January 29, 2018 by Renee Tavoularis


By Rachel Swanson, MS, RD, LDN

Some luxurious, some exotic, and some mainstream, there are practices from around the world that are used to elevate ones’ health. Traditions and treatments that are cultural or regional specialties hold unique solutions for enhancing our external, internal, spiritual and emotional states of wellbeing. Learn about which ones are backed by scientific studies, can be easily incorporated into your daily routine, and won’t require purchasing an airline ticket.


Drinking tea is a staple across multiple cultures and countries, but there is something special about the art of preparation for a tea ceremony as seen in Japan. This type of ceremony invites harmony, respect, purity, and tranquility into the practice — an esoteric experience nearly impossible to replicate at a busy corner Starbucks. The mindfulness involved in meticulously preparing such intricate details embodies the essence of Zen; extending beyond the physical benefits of drinking a beverage rich in anti-inflammatory, antioxidant compounds.

Matcha is prepared in traditional Japanese tea ceremonies, and not to be confused with beloved matcha lattes purchased at high-volume coffee shops, (as most are chock full of so much sugar it will counteract the health perks of drinking tea in the first place)! Matcha is made from ground green tea leaves, retaining a higher nutrient profile than most teas on the market. 

However, a plane ticket to Tokyo certainly isn’t required to sip on a nice hot cup of matcha tea to lower risk all-cause mortality, heart disease, stroke, and premature death. Ideally, find a time with minimal distractions at home to experiment with the earthiness of matcha or a loose leaf green tea varietal to clear your mind and create a serene experience for yourself, a friend, or significant other. Focus less on multitasking, and more on simplicity.


Herbs and spices impart flavors which serve as unique identifiers in the originality of a culture’s cuisine. In India for example, it’s common to find households equipped with spice boxes containing staples for recipe preparation such as turmeric, cumin, red chili powder, cloves, cinnamon, ginger, and homemade blends like garam masala. On the other hand, American countertops have barely-used spice racks which typically only serve an aesthetic purpose, not a functional one. Its use should not go underutilized, since ounce for ounce, spices and herbs contain some of the greatest antioxidant profiles that we know, exhibiting effects against inflammation  even with micro-doses used in standard recipes!

Cooking with spices like turmeric appears to make DNA less susceptible to breakage from oxidative damage, and even boosts our own internal antioxidant enzymes to eat up additional free radicals. Whether you are a master in the kitchen or prefer to stay clear of cooking, always aim to spice things up by adding a quarter teaspoon of turmeric as often as possible into your meals. Further, taken in supplement form, concentrated turmeric extract has been shown to work as well as anti-inflammatory drugs and painkillers when studied in those with knee osteoarthritis and other inflammatory conditions.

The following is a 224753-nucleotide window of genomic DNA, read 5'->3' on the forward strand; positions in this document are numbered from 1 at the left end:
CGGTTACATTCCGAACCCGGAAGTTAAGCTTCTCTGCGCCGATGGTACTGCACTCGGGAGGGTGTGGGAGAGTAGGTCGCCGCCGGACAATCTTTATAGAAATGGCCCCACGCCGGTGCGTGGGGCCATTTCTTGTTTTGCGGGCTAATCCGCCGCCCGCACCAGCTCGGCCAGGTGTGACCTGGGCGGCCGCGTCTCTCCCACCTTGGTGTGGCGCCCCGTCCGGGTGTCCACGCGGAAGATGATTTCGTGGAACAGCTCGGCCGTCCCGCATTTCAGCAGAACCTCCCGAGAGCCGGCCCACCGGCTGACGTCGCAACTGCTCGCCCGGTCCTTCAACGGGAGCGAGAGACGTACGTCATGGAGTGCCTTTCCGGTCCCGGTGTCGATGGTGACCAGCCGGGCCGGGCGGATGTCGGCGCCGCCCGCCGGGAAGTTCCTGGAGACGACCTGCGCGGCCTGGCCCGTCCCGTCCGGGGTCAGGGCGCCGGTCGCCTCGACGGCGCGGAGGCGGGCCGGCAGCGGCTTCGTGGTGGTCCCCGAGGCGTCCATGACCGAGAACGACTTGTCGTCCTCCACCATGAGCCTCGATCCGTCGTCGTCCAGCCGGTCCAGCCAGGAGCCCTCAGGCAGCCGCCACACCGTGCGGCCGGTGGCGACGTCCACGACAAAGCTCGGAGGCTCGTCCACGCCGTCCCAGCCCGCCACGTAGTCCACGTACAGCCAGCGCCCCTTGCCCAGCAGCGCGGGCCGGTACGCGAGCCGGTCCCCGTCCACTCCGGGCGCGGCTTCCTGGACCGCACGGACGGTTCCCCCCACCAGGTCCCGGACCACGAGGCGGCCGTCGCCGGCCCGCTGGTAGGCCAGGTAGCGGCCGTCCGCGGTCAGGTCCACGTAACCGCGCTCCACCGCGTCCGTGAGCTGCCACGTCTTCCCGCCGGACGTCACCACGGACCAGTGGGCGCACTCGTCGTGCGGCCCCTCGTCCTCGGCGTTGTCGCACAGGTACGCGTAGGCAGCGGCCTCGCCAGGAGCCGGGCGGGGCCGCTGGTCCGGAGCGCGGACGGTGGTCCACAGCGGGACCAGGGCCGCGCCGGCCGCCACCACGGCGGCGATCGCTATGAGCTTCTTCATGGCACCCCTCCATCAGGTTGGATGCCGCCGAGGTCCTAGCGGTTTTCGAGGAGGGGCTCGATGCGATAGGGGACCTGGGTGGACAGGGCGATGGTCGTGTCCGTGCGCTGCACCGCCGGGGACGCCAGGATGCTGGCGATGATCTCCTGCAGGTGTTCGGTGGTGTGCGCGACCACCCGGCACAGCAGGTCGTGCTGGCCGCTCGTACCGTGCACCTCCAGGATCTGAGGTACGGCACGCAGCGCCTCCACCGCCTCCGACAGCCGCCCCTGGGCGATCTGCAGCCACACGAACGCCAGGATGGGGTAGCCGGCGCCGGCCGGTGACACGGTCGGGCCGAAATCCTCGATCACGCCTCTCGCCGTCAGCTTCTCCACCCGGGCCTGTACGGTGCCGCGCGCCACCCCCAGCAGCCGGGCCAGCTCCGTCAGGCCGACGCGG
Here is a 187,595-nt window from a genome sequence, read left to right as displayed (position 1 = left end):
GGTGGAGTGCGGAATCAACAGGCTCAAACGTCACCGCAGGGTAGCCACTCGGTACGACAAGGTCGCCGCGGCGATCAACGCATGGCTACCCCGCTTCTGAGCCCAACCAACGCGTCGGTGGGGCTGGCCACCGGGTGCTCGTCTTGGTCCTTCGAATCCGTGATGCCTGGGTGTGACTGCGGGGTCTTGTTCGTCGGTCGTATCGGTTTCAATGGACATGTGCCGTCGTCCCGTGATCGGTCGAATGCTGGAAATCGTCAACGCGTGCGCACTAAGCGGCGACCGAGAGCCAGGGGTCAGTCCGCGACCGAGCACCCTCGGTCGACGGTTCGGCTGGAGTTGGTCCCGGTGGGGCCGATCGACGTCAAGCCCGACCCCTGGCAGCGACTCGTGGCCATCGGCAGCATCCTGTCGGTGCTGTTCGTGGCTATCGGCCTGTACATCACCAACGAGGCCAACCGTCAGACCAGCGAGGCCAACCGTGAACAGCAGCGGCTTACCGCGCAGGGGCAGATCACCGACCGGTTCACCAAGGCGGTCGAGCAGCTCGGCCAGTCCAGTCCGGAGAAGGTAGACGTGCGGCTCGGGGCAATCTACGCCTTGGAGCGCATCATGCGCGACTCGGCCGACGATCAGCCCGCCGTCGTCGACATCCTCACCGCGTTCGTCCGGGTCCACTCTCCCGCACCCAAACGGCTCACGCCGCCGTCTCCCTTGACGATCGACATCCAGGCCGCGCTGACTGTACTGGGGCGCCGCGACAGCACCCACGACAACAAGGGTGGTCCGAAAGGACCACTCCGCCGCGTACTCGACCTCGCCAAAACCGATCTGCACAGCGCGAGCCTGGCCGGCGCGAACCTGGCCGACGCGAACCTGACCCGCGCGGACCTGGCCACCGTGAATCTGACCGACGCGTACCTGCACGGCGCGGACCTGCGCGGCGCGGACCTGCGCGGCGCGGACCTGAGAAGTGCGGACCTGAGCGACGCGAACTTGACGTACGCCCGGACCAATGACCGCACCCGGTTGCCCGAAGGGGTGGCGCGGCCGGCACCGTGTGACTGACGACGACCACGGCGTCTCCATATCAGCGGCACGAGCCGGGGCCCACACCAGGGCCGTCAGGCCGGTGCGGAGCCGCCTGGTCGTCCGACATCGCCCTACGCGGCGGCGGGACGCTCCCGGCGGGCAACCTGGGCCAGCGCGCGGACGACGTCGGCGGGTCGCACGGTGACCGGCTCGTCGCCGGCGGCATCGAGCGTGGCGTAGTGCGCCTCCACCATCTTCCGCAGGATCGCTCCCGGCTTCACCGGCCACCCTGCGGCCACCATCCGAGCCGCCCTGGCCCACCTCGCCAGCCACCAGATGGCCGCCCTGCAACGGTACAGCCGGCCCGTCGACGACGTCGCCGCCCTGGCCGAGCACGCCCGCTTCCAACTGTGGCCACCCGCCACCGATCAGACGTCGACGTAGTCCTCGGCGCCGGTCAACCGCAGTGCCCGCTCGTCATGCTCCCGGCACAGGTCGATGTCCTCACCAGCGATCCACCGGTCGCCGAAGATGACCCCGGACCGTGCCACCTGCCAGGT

Saffron is another power player spice that delivers profound results. When taken in supplement form, it’s active component called crocin (what provides the spice its beautiful pigment) has proved comparable effectiveness for reducing cognitive decline when studied against the leading drug Memantine for severe Alzheimer’s. (The bonus —  no side effects)! 

Consider the spice rack your new medicine cabinet. Aim to get your daily dose of bioactives by sprinkling in a variety of spices on each meal per day for an optimal cost-efficient, health-efficient strategy. This will kick up the flavor a notch, impress your guests, and subsequently reduce the need to add excess salt, sugar, and oil to a recipe.


Sauna use and bath houses are a popular pastime across cultures, each with their own unique appeal. This relaxing recreational activity has now become a very recent subject in research too, for its marked health benefits. In fact, research in a male population from Finland has shown their sauna bathing to be protective against a host of heart health concerns; sudden cardiac death, fatal heart disease, and even all-cause mortality. We aren’t talking small risk reductions either — those who used a sauna 4-7 times per week (20 minute sessions) were found with a very impressive 50% lower cardiovascular mortality risk when compared to those using it once per week! (Finnish saunas are about 174 degrees). This is a great reason to get hot and sweaty, especially since these uncomfortable temperatures will deliver feel-good endorphins afterwards, too! Along with heart health, the positive effects of heat acclimation include brain benefits, with the potential to ameliorate depression and anxiety. These same Finnish researchers also  found lowered risks of dementia and Alzheimer’s disease in frequent sauna users.